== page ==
On Tuesday, a casino gaming bill in Massachusetts proposed by House Speaker Robert DeLeo will be debated. The measure includes text that criminalizes internet gambling and online poker.
The saving grace for the online poker community may be several amendments that seek to strike the controversial language from the bill. The industry seemed to be out of the woods entirely last Tuesday, when Poker Players Alliance (PPA) Kentucky State Director Rich “TheEngineer” Muny posted on PocketFives.com and TwoPlusTwo, “Great news! I just received confirmation that the anti-poker language will be stricken in a technical corrections package as soon as this Friday. We’ve also been asked to ‘call off the dogs.’ It seems our blast was eliciting a lot of calls and emails.” Muny serves on the Board of Directors of the PPA and is widely considered to be one of the industry’s foremost legislative authorities. However, the PPA did not announce that a technical corrections package had been incorporated.
When asked for confirmation that the language criminalizing internet poker had been scratched from DeLeo’s proposal, PPA Executive Director John Pappas told Poker News Daily, “We have received commitments that the language will be stricken or amended as not to affect poker. At least three amendments have been filed to correct this when the House begins debate on Tuesday. I feel good that one of these amendments will prevail, but I don’t want to claim victory until it does.” The PPA boasts more than 25,000 members in the Commonwealth.
According to the Boston Globe, 216 amendments to DeLeo’s proposal had been filed as of Friday. Given the influx of ideas, DeLeo told the Globe that fellow lawmakers had “raised some ideas that we’ll take a second look at… [a] tweak here or a tweak there. I’m not sure there will be any major changes in the legislation.” Whether differentiating online poker from internet gambling or eliminating the malicious language entirely constitutes a “major change” remains to be seen.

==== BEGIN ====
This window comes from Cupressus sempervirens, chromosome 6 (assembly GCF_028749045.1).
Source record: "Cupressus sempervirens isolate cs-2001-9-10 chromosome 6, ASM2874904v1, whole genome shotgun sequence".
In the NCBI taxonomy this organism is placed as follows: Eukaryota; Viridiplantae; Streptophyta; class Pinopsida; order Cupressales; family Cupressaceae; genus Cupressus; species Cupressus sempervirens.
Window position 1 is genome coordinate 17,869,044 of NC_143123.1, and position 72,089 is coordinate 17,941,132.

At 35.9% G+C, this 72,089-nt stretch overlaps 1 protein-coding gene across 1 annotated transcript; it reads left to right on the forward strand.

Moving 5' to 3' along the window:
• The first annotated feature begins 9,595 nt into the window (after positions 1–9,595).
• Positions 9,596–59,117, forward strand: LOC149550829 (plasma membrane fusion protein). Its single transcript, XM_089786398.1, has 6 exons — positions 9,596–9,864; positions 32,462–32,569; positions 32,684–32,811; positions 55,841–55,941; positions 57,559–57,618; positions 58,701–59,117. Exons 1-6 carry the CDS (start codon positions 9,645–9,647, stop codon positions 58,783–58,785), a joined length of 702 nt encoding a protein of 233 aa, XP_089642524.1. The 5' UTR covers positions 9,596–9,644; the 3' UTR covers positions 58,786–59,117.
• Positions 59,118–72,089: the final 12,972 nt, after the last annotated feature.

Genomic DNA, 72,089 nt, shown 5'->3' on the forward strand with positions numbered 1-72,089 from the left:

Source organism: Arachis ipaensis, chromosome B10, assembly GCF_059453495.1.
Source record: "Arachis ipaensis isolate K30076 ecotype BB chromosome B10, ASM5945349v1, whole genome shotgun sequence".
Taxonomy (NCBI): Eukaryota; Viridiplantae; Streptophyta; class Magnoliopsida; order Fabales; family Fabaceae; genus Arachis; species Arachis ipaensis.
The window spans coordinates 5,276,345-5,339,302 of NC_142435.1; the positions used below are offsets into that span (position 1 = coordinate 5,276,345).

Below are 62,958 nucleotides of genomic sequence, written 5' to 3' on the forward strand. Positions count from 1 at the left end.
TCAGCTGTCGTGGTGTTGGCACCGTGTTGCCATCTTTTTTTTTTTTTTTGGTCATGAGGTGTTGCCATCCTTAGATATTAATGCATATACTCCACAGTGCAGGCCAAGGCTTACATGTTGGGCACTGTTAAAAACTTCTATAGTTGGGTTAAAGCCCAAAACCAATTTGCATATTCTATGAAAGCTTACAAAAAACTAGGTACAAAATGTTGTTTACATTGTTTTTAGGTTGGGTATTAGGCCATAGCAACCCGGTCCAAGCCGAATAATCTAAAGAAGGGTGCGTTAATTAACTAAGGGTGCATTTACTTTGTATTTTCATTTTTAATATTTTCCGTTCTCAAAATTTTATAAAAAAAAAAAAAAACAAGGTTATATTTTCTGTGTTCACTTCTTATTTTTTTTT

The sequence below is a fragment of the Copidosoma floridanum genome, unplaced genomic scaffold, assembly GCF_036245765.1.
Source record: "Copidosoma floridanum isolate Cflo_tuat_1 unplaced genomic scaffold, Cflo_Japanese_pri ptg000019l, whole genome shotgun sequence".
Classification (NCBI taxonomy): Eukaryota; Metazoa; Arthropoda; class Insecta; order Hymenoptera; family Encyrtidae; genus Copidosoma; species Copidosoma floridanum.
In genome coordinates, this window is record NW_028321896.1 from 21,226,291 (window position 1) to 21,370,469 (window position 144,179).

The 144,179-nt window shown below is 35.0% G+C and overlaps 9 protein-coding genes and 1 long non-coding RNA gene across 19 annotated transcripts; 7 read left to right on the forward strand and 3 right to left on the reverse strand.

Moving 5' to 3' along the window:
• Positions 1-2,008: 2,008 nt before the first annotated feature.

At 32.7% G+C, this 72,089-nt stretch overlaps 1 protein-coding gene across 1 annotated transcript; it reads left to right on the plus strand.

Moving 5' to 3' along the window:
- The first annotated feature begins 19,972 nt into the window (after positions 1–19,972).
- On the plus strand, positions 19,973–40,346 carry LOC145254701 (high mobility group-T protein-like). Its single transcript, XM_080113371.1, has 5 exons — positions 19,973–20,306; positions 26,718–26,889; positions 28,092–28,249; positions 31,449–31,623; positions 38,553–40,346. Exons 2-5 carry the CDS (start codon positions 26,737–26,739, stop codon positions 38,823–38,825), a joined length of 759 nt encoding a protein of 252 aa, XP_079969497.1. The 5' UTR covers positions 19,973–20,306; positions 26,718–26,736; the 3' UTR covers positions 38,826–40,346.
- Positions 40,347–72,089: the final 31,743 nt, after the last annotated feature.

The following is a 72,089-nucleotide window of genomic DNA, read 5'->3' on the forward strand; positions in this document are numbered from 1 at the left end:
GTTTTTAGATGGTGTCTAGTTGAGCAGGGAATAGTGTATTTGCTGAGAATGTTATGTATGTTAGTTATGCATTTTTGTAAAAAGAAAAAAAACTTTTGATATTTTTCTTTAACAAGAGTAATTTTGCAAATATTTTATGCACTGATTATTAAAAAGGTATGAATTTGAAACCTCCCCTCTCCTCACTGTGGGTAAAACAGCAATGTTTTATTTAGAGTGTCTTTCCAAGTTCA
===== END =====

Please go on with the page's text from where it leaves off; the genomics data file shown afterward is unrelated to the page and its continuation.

The 216 amendments span the gamut of land-based gambling issues. According to the Globe, Representative Ruth Balser is seeking to add a placard to slot machines explaining their “odds and algorithms.” Meanwhile, Steven D’Amico is advocating greater awareness of outlets for problem gamblers. Also deeply concerned about the pending legislation is Representative Cory Atkins. The Globe noted that Atkins submitted several suggestions: “She filed amendments regulating pheromones, ATM withdrawals, clocks, and parking lot attendants because she is worried about gamblers going too far.”
One week ago, the Massachusetts Joint Committee on Economic Development and Emerging Technologies approved DeLeo’s bill. The language that has the entire community up in arms simply reads, “Any person who knowingly transmits or receives a wager of any type by any telecommunication device, including telephone, cellular phone, internet, [or] local area network… or knowingly installs or maintains said device or equipment for the transmission or receipt of wagering information shall be punished.” The cost of playing online poker is up to two years behind bars and a $25,000 fine.
DeLeo’s bill calls for two full-fledged casinos to be built. In addition, slot machines would be installed at existing Massachusetts racetracks. Governor Deval Patrick is purportedly against slot machine expansion on the grounds that it does not bring in additional jobs and could veto the bill even if it is approved by Massachusetts lawmakers. As is the case on Capitol Hill, a veto override requires a two-thirds vote.
Also a point of contention is where the new casinos will be located. Several lawmakers have filed amendments calling for specific cities to be their homes. Three days of debate are scheduled. Stay tuned to Poker News Daily for the latest from Massachusetts.